Effective sprout suppression is a fundamental part of potato storage, and although temperature can sometimes be used, sprouting must often be controlled by application of post-harvest treatments, such as chlorpropham, or CIPC - long established as the major global sprout suppressant. Treatment of potato stores involves, in most cases, application of CIPC as a hot fog which is introduced into the storage building under pressure using specialist thermal fogging equipment. Best practice requires use of the store ventilation system to help to distribute this fog evenly throughout the crop to optimise the suppressant’s activity and to minimise residues.
How CIPC works
CIPC inhibits sprout development by preventing plant cell division, which is required for sprout growth. Application as a thermal fog results in the deposition of millions of small particles of CIPC on the tuber surface which all act as localised sources of vapour (CIPC slowly sublimates from a solid to a gas in the potato store) which diffuses into the soft sprout tissue as soon as it forms and controls growth.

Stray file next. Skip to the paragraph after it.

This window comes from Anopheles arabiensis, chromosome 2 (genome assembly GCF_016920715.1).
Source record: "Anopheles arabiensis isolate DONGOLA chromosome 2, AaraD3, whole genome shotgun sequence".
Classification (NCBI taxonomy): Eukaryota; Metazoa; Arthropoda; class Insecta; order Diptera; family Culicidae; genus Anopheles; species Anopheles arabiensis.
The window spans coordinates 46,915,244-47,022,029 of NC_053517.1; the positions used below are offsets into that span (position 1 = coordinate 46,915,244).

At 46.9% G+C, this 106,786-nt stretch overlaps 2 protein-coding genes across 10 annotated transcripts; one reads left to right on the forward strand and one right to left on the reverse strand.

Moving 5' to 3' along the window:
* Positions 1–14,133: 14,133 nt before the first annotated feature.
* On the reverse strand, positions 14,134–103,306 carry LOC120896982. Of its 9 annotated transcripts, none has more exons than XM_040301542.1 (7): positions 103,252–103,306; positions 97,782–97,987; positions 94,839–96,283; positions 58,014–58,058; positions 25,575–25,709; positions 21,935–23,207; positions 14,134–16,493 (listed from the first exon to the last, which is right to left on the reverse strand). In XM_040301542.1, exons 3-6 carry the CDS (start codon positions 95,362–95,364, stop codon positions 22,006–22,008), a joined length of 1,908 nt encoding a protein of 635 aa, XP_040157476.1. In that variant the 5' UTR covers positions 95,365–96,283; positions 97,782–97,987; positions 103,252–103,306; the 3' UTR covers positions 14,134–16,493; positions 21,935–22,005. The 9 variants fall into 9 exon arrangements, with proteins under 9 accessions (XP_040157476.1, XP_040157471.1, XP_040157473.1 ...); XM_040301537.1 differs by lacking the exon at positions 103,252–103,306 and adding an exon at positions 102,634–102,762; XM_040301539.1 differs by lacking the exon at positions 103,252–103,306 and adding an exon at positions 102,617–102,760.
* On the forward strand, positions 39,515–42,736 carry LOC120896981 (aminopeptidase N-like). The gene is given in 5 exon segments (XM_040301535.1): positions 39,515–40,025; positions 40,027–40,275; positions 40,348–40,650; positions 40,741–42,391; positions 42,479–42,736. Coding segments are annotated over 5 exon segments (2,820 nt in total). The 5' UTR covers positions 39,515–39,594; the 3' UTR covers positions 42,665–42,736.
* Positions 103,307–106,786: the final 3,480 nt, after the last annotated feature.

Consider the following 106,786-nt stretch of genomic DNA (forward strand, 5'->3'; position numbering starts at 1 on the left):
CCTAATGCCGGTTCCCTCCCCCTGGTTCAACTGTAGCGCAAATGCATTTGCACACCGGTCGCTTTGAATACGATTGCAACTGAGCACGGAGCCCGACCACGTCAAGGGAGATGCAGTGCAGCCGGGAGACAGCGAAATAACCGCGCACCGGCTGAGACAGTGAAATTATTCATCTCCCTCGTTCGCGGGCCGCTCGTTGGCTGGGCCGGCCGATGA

CIPC is also available in a liquid formulation for application directly to tubers on a conveyor at store loading. This type of application is common in Europe but is not covered by NPTC PA9; operators require PA12. Care needs to be taken with treatments made at store loading because CIPC also stops the wound healing process, leaving the potato vulnerable to weight loss and disease. Anyone considering using this type of formulation should refer to the label recommendations and contact Sutton Bridge CSR for advice on 0800 02 82 111.
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USE PLANT PROTECTION PRODUCTS SAFELY. ALWAYS READ THE LABEL AND PRODUCT INFORMATION BEFORE USE.